Our services are held on Sundays at 10 am, followed by coffee hour in the Fellowship Hall. Children attend the introduction of the service with adults before being escorted to Religious Education class.
What’s it like to attend a UUSG worship service?
We’ll make you feel welcome at UUSG. Unitarian Universalism focuses on a set of principles and purposes, and most visitors to a UU church can connect with part or all of them. Dress casually for a service that lasts approximately an hour in our beautiful Sanctuary*, and is followed by coffee and conversation in the Fellowship Hall downstairs. The service provides a variety of readings and music, meditations and prayer. Service topics vary according to a central theme that is woven as well through the readings and musical selections. Following the service, join us for coffee, tea, or juice and snacks. Get to know other members and visitors at the church in a relaxed, informal atmosphere.
Elements of a typical Unitarian Universalist Sunday morning worship service include:
- Words of welcome
- Lighting a flaming chalice, the symbol of our faith
- A multi-generational segment, such as a “story for all ages” or a conversation with the children.
- Music, both instrumental and vocal and in a variety of styles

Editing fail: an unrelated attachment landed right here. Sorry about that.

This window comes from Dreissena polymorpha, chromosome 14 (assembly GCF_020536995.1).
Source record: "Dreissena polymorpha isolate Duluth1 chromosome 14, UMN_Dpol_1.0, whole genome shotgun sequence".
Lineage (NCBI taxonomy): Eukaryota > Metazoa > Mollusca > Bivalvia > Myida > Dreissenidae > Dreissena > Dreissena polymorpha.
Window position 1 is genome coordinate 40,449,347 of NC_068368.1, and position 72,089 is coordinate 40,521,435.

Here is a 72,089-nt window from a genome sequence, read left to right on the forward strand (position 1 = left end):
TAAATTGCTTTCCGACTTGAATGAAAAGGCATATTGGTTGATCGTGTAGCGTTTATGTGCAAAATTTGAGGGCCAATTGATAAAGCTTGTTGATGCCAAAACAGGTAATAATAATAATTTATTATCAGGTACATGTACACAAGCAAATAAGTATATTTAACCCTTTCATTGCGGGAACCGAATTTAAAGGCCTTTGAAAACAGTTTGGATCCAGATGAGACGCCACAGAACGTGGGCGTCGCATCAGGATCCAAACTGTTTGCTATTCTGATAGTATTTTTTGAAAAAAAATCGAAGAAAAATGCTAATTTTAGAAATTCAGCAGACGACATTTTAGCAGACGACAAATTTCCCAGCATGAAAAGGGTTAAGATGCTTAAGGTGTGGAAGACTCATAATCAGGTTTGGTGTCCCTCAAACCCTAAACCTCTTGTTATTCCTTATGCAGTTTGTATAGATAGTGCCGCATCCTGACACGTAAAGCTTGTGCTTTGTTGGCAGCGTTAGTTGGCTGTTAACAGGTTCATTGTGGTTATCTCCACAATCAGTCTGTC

- A time for sharing the joys and concerns of the congregation
- A meditation or prayer
- Readings—ancient or contemporary
- A sermon given by a professional minister, a guest speaker, or a member of the congregation
- An offering, collecting financial donations to support the congregation.
- We offer Religious Education for children during the Sunday service.
Children are present for the first few elements of the Sunday service. After the multi-generational segment, they are ushered to the Fellowship Hall for Religious Education class, which lasts until the final hymn of the service.
Our children learn together about the Seven Principles of Unitarian Universalism and explore the beliefs of different religions and cultures. Using the UU Seven Principles as guidelines, we work to create meaningful lessons and projects to help each child develop their spiritual values. Lessons and conversations in the classroom focus on what other religions and great thinkers believe as well as what the individual child believes.